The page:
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Cougar tracks confirmed in Belle Fourche, SD

South Dakota Game, Fish and Parks have confirmed that tracks discovered yesterday in Belle Fourche are in fact those of a mountain lion. Sightings of cougars in the area are extremely uncommon, leading officials to believe that the tracks belong to a young male cat searching for a territory.

While GFP has a “no tolerance” buy valtrex online canada policy for cougars in city limits, they are confident that the cat has already left town and will not be trouble. Nonetheless, GFP’s Bill Eastman is urging Belle Fourche residents to be reasonable: “I encourage people to have a healthy respect, but not fear for mountain lions.”

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Extremely rare incident. We are curious to find out what the investigators discover.

Bergmann’s Rule refers to animals being larger in the north, even non-human animals seem to comply with this theory. It has often been said that mountain lions in Canada are larger and can exhibit less tolerant or elusive behavior. However this story is quite astounding, even for Canada. The lion sounds to be within  widely recognized weight limits so it wasn’t bigger than normal but its behavior was bafflingly aggressive. The story was obviously terrifying for the men involved, who reacted appropriately by fighting back and then securing themselves in their truck. This has to be one of the most unusual attacks we have ever heard of. Cougar attacks are exceptionally rare and we hope the investigating agency is able to identify the reasons for this almost unique event. We will let you know if any more information emerges.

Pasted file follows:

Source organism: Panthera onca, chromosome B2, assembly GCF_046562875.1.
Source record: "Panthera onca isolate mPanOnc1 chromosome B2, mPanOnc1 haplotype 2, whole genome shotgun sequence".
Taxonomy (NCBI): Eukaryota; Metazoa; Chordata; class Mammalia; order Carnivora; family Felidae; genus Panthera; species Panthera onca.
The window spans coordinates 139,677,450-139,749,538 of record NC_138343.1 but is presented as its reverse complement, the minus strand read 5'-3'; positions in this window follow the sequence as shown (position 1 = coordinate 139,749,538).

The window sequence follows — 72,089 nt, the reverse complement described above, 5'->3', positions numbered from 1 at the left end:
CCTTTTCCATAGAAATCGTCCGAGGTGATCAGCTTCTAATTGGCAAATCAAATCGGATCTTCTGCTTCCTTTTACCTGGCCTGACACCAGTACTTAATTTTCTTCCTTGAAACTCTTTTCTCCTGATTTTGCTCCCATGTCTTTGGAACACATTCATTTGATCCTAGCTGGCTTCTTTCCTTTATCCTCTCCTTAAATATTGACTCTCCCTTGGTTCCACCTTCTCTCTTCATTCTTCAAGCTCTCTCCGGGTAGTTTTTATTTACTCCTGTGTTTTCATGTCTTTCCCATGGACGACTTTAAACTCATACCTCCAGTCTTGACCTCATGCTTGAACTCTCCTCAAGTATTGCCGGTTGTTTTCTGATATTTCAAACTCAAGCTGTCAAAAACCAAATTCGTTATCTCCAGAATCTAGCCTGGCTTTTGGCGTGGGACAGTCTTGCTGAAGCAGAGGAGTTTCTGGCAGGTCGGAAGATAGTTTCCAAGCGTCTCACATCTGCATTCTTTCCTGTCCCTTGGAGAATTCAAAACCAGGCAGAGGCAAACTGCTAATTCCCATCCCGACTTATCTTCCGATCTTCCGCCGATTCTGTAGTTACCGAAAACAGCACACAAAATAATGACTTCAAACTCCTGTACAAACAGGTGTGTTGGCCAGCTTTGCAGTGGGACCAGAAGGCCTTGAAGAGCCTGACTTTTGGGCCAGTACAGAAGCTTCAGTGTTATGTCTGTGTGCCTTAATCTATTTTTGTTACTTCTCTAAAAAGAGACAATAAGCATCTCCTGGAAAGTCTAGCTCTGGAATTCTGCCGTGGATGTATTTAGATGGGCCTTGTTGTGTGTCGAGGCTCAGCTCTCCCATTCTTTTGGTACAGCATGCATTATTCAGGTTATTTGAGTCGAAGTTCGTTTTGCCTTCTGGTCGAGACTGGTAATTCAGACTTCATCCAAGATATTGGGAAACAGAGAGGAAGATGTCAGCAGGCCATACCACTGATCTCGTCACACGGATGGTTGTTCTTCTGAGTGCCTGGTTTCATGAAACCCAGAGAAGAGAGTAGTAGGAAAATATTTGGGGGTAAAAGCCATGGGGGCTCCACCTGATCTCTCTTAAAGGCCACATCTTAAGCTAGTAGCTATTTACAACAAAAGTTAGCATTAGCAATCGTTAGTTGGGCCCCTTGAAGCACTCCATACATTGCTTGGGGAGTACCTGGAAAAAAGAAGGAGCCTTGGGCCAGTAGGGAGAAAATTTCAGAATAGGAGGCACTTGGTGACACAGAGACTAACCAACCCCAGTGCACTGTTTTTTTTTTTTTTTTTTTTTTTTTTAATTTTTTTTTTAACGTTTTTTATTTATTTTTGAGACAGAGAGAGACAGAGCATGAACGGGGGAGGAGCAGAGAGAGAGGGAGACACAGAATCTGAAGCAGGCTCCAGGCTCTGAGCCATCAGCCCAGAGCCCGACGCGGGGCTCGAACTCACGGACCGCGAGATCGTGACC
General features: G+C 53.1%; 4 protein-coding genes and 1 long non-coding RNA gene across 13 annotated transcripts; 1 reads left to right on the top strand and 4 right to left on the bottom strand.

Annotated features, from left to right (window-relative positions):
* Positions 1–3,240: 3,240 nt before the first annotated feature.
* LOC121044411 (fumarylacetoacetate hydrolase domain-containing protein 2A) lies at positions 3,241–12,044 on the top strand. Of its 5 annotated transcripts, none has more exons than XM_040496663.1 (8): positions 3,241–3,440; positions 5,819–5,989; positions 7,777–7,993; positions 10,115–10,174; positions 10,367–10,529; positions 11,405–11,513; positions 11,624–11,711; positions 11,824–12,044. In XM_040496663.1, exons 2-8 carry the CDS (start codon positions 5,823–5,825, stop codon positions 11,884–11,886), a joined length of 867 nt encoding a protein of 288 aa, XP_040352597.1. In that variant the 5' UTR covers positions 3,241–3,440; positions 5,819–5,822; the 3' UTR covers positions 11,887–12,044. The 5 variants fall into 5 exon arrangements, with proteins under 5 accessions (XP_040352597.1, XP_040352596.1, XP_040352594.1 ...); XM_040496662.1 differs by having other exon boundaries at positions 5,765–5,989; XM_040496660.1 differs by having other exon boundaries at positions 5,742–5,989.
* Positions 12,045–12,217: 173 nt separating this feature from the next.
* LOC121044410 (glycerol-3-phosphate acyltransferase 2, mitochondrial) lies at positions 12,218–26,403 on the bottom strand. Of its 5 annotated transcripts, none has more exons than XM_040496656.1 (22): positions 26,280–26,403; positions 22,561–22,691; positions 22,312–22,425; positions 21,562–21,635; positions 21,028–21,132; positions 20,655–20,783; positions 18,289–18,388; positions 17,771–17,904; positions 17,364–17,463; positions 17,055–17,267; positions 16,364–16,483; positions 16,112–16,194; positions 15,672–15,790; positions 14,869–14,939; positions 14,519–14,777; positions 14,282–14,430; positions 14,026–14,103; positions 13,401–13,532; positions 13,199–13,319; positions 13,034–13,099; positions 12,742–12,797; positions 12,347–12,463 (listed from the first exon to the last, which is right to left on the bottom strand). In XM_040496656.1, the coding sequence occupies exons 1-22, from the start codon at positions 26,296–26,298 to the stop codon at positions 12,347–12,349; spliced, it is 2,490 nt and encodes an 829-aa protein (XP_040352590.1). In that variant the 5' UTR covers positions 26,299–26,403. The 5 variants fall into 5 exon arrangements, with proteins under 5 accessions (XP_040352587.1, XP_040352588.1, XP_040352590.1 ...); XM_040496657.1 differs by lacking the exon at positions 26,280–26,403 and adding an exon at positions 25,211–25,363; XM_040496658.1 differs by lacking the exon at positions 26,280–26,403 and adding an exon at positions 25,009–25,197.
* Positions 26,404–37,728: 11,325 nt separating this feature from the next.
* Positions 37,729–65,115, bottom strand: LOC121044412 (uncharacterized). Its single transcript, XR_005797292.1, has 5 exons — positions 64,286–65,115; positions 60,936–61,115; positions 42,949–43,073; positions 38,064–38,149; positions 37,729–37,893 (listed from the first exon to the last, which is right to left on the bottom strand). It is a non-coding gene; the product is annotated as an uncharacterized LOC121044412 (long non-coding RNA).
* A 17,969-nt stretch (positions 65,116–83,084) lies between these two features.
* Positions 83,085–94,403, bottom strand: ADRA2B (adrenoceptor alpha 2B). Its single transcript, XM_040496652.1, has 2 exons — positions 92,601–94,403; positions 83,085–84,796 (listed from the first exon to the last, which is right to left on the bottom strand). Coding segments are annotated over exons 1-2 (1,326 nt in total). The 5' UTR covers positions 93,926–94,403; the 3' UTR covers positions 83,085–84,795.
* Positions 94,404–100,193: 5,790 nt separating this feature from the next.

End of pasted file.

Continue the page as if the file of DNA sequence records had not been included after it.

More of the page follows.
South Dakota to stop collaring cougars; will now use only DNA for research

South Dakota Game, Fish and Parks has stopped collaring cougars for research and will now rely solely on DNA for their “mark-recapture” population studies. SDGFP says the new method is cheaper and more efficient, but it is also worth noting that it is far less invasive for the animal.

In recent years, collared cats from South Dakota have been tracked dispersing into Wyoming, Nebraska, Montana, Canada, Oklahoma, and even as far as Connecticut. South Dakota’s cougar population remains a very significant source for recolonization of the midwest and eastern states.

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